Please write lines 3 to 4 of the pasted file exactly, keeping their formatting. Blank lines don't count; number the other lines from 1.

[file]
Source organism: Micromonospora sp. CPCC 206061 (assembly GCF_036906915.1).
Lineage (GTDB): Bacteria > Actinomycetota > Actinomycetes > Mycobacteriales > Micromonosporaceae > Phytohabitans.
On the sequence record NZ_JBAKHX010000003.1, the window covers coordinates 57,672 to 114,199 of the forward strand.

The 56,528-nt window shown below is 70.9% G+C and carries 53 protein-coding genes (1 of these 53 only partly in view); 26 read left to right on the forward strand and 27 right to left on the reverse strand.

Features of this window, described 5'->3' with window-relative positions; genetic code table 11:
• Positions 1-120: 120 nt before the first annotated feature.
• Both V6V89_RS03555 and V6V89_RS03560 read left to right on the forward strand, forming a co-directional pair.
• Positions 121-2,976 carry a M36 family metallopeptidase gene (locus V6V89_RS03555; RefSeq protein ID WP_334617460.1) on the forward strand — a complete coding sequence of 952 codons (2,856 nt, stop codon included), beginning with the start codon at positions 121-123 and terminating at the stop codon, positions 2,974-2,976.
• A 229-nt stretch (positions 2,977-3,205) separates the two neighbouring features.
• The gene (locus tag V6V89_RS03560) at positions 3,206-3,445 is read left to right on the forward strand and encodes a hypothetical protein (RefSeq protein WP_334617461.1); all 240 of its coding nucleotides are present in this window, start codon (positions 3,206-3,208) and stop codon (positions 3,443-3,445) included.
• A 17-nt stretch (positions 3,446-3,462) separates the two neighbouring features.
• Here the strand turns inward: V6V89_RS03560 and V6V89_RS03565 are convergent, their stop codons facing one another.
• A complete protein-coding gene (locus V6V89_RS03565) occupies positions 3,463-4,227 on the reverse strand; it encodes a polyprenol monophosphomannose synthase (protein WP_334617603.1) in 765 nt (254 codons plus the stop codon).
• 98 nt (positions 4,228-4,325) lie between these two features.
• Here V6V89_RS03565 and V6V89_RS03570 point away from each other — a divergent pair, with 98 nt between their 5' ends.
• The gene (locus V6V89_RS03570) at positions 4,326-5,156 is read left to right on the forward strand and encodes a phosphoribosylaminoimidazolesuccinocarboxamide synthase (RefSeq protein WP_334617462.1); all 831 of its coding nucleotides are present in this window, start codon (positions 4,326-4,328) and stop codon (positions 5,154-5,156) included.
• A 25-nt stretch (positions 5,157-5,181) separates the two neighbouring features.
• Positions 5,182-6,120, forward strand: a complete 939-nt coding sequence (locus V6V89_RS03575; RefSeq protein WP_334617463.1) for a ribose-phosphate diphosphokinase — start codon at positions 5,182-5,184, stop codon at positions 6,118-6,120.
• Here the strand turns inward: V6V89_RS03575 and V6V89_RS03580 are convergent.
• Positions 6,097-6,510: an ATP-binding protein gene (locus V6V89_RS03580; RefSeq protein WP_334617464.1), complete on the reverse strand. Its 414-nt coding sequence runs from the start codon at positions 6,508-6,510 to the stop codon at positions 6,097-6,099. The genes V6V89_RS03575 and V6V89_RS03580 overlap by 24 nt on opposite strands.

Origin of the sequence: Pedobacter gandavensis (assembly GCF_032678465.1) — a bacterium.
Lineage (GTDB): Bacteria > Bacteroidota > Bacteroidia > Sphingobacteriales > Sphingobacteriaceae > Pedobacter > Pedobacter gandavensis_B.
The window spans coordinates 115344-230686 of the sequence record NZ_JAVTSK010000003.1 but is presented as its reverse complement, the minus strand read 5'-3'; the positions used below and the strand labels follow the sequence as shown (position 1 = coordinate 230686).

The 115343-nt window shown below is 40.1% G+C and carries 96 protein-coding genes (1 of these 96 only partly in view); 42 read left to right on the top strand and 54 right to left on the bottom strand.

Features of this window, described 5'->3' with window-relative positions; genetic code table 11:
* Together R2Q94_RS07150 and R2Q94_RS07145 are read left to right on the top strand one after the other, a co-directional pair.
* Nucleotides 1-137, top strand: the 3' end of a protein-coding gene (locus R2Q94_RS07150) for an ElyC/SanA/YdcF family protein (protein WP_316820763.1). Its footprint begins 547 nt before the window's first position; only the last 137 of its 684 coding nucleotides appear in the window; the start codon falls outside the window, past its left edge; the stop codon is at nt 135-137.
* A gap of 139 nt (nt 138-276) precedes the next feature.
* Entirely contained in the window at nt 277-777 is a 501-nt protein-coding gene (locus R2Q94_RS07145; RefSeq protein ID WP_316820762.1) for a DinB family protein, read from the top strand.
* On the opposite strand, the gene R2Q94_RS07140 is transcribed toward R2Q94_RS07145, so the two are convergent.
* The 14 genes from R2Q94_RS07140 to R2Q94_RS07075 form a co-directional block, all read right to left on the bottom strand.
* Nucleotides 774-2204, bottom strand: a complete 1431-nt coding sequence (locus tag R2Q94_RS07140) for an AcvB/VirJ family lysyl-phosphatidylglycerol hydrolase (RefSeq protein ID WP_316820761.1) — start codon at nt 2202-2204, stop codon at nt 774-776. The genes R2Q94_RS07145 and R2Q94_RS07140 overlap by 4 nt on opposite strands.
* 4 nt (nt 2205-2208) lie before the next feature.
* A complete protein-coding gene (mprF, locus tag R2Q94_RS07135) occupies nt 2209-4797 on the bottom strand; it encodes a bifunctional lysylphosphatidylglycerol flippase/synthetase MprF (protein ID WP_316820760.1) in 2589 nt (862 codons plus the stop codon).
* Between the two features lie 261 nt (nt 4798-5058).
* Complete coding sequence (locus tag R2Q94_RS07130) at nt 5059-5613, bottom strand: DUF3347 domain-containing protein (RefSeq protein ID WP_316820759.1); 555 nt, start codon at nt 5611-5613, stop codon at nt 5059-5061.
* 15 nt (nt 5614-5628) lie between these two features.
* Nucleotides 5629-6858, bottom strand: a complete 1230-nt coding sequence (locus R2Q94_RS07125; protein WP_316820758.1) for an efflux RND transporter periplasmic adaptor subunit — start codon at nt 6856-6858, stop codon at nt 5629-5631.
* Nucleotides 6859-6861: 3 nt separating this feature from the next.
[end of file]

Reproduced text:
On the sequence record NZ_JBAKHX010000003.1, the window covers coordinates 57,672 to 114,199 of the forward strand.

The 56,528-nt window shown below is 70.9% G+C and carries 53 protein-coding genes (1 of these 53 only partly in view); 26 read left to right on the forward strand and 27 right to left on the reverse strand.